California has agreed to pay more than $2 million in legal fees in a settlement with churches that questioned the state's COVID closure orders as a violation of religious freedom.

Religious Freedom Challenged in California

Aside from the monetary settlement, California also agreed not to impose stricter coronavirus restrictions on church gatherings compared to retail establishments.

According to U.S. News, lawyers for a San Diego-area Pentecostal church took their challenge regarding pandemic closure against the state to the U.S. Supreme Court.

The $2 million deal was approved Tuesday, June 1, by a federal judge after the lawyers of the religious group delivered the challenge against the state to the Supreme Court three times and won.

Attorney Paul Jonna noted that the settlement includes a permanent injunction in line with Supreme Court rulings that found restrictions on churches cannot exceed those on retail business. 

Jonna also questioned why the state could not allow churches to have 50 percent capacity on worships while allowing Costco to 50 percent capacity.

Jonna noted that it is questionable why California allowed other establishments to open and continue their operations but ordered to shut down churches completely.

California Gov. Gavin Newsom is poised to lift all restrictions on June 15. Gavin Newsom's decision came after the case rate of COVID in the state has plummeted since a deadly winter surge that forced people to stay at their homes and rise in the vaccination rates.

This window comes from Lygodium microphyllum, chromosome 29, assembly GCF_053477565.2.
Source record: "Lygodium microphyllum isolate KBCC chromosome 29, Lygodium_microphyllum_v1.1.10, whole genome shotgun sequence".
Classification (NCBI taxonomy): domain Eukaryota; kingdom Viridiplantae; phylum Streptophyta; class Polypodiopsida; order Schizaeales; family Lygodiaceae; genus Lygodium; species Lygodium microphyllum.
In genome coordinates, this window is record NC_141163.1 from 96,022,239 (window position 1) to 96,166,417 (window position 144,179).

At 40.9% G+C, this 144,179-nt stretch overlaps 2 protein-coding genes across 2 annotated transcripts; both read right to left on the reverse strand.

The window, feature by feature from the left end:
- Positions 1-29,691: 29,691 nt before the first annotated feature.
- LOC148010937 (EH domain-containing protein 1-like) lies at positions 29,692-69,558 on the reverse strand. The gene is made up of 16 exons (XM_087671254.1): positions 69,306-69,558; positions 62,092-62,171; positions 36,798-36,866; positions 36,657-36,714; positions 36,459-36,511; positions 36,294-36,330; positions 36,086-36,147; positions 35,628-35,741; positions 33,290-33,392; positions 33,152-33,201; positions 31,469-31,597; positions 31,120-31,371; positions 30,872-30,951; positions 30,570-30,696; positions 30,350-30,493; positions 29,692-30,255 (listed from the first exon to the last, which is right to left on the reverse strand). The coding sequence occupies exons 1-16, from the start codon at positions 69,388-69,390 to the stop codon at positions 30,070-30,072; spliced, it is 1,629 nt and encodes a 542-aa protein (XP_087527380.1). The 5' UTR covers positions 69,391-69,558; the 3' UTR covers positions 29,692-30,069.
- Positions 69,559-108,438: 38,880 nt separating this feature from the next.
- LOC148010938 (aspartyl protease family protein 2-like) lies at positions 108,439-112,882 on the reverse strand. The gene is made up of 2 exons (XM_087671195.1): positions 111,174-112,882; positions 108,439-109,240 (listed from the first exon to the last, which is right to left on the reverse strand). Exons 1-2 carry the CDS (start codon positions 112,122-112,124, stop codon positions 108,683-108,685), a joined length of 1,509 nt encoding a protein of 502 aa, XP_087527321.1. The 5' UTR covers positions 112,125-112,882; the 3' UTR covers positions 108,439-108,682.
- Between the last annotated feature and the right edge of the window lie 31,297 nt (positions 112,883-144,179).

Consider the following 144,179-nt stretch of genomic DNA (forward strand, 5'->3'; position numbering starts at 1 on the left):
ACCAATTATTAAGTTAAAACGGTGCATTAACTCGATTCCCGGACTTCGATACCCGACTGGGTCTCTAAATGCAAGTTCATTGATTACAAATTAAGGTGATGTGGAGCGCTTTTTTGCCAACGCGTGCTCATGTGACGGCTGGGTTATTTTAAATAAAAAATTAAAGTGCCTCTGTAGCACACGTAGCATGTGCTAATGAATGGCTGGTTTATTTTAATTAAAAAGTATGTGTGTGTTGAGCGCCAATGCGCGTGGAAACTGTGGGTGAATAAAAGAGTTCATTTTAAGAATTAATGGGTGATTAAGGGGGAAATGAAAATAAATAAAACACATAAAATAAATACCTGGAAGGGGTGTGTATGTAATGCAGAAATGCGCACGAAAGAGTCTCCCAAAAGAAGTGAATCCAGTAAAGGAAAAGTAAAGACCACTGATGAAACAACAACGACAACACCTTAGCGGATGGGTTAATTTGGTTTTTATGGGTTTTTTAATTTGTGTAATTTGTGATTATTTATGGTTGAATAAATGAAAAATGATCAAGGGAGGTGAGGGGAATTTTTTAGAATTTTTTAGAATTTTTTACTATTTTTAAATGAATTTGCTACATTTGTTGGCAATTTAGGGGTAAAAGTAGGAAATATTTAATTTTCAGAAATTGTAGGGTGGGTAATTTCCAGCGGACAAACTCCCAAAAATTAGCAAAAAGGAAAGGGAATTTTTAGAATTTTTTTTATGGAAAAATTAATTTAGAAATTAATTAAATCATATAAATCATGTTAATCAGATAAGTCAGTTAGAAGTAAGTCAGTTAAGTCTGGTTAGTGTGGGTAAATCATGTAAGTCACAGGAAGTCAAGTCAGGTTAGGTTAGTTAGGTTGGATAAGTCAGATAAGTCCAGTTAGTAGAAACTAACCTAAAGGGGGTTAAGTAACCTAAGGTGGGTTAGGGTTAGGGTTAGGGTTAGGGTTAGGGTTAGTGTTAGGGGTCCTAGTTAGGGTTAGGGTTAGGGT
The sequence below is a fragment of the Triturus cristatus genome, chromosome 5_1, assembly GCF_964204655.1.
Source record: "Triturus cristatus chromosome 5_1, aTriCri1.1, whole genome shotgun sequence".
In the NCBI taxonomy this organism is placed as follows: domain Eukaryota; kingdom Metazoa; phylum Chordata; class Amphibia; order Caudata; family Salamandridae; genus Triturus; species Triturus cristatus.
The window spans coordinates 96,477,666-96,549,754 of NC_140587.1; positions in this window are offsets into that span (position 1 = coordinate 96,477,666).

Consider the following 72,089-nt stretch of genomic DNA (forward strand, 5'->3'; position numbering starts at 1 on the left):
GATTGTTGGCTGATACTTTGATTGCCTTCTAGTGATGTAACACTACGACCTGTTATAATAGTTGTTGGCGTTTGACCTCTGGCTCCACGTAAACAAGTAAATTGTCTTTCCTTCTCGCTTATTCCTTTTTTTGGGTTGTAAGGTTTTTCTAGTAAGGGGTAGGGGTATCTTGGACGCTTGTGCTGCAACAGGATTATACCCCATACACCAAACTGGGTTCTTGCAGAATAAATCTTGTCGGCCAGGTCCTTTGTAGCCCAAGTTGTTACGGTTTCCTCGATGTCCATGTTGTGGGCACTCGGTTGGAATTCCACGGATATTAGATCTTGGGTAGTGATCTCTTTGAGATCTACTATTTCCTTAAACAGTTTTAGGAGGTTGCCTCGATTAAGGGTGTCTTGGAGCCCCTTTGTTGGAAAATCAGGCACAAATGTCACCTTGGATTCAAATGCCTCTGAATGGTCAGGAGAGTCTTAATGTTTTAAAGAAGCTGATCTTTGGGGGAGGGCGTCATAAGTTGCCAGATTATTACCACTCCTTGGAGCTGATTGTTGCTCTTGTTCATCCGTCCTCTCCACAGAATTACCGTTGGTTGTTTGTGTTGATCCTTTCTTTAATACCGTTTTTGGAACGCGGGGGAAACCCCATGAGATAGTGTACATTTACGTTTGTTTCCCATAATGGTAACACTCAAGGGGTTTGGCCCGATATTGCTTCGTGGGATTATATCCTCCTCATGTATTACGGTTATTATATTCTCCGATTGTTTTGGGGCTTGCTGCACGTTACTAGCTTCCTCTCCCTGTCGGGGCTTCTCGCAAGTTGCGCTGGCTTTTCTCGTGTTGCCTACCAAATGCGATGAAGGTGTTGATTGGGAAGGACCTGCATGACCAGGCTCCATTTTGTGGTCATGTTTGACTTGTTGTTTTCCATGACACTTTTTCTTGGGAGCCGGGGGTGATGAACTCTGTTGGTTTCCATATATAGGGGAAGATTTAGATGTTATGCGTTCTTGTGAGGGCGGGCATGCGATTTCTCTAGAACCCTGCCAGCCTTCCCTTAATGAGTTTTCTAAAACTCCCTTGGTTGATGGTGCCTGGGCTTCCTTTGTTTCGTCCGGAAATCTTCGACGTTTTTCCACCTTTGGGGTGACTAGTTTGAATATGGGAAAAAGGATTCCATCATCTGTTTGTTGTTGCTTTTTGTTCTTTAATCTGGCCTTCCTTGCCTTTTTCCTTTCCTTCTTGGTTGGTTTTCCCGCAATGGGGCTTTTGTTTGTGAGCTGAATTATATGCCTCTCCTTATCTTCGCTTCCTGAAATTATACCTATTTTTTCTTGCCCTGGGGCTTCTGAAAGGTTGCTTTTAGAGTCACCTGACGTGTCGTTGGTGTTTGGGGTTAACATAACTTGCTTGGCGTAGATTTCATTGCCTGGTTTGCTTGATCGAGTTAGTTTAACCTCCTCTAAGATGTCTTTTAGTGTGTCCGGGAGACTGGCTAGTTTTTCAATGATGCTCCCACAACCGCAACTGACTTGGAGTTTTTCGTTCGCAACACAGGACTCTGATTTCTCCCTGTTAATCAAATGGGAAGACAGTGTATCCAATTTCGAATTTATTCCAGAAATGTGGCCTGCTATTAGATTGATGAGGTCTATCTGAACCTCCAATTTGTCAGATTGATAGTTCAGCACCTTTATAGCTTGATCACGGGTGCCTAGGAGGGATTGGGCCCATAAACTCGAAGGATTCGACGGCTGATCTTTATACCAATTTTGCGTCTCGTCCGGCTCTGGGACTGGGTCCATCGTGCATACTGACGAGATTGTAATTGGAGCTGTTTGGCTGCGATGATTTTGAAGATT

Newsom's office issued a statement emphasizing that the governor put the health of Californians first when he imposed closure orders, Centre Daily reported. 

The statement also noted that the settlements provide clarity on how public health standards can be applicable also to churches.

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California Gavin Newsom is the First Governor to Issue a Statewide Stay-Home Order

California Governor Gavin Newsom was the first governor who issued a statewide stay-home order during the start of the COVID pandemic in March 2020. 

But a number of his closure orders and modifications that allowed certain businesses to open at different capacities were challenged not only in the state but also in federal courts. The orders in maintaining the safety of the public were generally upheld until religious groups won a string of victories. 

The victories came after the makeup in Supreme Court last year when liberal Justice Ruth Bader Ginsburg passed away and was replaced by Justice Amy Coney Barrett, Associated Press reported.

Jonna shared that while the settlements only apply to restrictions issued for the ongoing pandemic, he does not believe that the state of California would impose harsher restrictions on churches in the future. He said it is because of the recent Supreme Court rulings.

Meanwhile, the settlements also involved federal lawsuits brought by South Bay United Pentecostal Church in Chula Vista. A Catholic priest in Bakersfield, Father Trevor Burfitt also filed a lawsuit in Kern County Superior Court.

California will be paying lawyers for the Thomas More Society, which is a conservative public interest law firm, $1.6 million in legal fees in the South Bay case, while the other $550,000 is intended for the Burfitt case.

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